Precambrian rocks are fairly uncommon in England so I jumped at the chance to visit some with the friendly folk of Reading Geological Society. They were found in Charnwood Forest.
The pattern of rocks in England and Wales is broadly one of younging to the south east. A journey from London to Anglesey takes you backwards through time from the ‘Tertiary’ to the PreCambrian visting all the intervening geological periods. Charnwood Forest, near Leicester in the English Midlands is a reminder that this is a simplification. Only 50 miles to the north, in the Peak District, there are many kilometres thickness of Carboniferous sediments. Older rocks are far below. In Charnwood however, there are no Carboniferous rocks – later Triassic sediments sit directly on top of Precambrian rocks.
I haven’t gone all Instagram on you – it was a misty morning at Morley Quarry. The smooth rock face at the bottom is made of Proterozoic (latest Precambrian) volcanic sediments and the reddish lumpy layer is of Triassic age. The line of unconformity is a gap of over 300 million years.
On a geological map, the older rocks appear as little blobs within a red sea of Triassic sediments. This is a sign that an ancient landscape is preserved in this area. We often think of unconformities as planar structures, but this one formed on land and preserves the bumps and jiggles of an ancient landscape. Later folds and faults complicate matters, but the pattern of rocks now is still affected by the ancient landscape.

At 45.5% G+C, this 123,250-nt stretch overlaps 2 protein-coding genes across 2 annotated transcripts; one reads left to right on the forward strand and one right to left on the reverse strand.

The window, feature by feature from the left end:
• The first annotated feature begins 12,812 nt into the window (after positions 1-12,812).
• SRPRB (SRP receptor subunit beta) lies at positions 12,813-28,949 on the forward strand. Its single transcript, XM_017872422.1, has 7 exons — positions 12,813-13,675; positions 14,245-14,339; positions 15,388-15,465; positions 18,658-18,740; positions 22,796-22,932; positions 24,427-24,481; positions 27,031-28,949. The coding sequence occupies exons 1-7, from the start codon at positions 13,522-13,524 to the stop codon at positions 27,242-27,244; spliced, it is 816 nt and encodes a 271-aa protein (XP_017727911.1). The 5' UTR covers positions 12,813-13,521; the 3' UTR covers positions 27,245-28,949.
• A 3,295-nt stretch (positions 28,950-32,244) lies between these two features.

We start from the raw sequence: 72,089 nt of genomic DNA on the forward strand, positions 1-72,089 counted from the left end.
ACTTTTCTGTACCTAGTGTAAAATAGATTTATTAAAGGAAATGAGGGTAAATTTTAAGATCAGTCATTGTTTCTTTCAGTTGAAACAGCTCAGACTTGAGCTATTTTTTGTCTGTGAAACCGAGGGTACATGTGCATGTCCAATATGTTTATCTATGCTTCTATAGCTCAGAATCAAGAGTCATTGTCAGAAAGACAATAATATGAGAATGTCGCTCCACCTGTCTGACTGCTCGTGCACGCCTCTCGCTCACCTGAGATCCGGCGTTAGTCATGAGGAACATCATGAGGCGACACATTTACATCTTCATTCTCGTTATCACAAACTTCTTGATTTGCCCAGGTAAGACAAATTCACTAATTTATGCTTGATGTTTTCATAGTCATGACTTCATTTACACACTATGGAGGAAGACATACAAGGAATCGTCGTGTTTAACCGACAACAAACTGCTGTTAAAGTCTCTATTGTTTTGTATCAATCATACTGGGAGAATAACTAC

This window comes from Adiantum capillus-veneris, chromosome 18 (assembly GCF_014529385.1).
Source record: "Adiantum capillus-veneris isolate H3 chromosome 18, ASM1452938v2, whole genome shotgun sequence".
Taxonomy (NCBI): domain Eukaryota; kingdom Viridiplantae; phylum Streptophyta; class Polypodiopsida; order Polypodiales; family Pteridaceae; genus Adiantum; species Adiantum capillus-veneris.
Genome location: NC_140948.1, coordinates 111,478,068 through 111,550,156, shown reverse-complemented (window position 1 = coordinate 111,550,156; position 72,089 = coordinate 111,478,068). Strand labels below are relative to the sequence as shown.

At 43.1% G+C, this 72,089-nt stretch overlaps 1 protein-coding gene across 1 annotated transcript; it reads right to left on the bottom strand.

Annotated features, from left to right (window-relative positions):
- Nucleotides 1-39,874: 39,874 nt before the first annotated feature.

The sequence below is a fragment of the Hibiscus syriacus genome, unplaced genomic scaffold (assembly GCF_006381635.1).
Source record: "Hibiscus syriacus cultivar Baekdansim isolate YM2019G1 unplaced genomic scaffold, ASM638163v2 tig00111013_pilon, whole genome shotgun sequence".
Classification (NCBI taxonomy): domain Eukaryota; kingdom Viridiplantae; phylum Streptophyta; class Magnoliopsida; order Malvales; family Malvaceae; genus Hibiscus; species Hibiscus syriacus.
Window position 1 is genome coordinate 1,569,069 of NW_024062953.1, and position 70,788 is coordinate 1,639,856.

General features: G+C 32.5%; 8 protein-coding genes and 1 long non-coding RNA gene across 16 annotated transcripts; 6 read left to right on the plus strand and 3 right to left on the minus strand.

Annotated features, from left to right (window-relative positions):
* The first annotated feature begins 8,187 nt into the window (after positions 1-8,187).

For example the highest point in the area, Beacon Hill is made up of Proterozoic sediments. It was a hill in Triassic times as well – younger sediments sit in valleys below that are both ancient and modern. There are signs of the Carboniferous landscape here as well. As you might guess from the name, in nearby Coalville there are substantial Carboniferous deposits, sitting between the Proterozoic and the Triassic. The Charnwood forest area during the Carboniferous was likely land close by a water-filled basin filling up with sediment (and coal). All these traces allow us to peer through the mists of time at these ancient landscapes.
To the rocks. Beacon Hill contains good outcrops of the old fine-grained volcanic rocks.
A typical outcrop shows fine beds. The rock is now tilted and hardened by subsequent events. It shows a vertical cleavage as well, formed during the final closure of Iapetus.
The layering is mostly even, but does contain small folds, as you see below.
We also visited Charnwood lodge, which contains coarser volcanic sediments, deposited closer to the site of eruption.
Originally described as volcanic bombs, the fragments here are angular and deposited by debris flows.
Blocks are of andesitic composition, here with some trace of flow banding.
The rocks contain a pronounced cleavage, as you see above.
Although they are Precambrian, some rocks in Charnwood Forest contain fossils, subtle outlines of soft-bodied animals that look like plants. In 1956 a local schoolgirl called Tina Negus found the fossil pictured above. Sadly when she spoke to her school geography teacher, he followed ‘common knowledge’ and flatly denied the possibility that she had found a fossil in these ancient rocks, so nothing came of her discovery. A year later, Roger Mason a local schoolboy, found the same structure. Luckily he spoke to Trevor Ford, a geologist, who recognised it for what it was, a fossil, very rare and similar to others found in Ediacara in Australia. He wrote it up as Charnia masoni. Roger Mason went on to be a professor of Geology, with a focus on metamorphic rocks.
There is a moral to this story – truth in Geology resides in the rocks, not in books.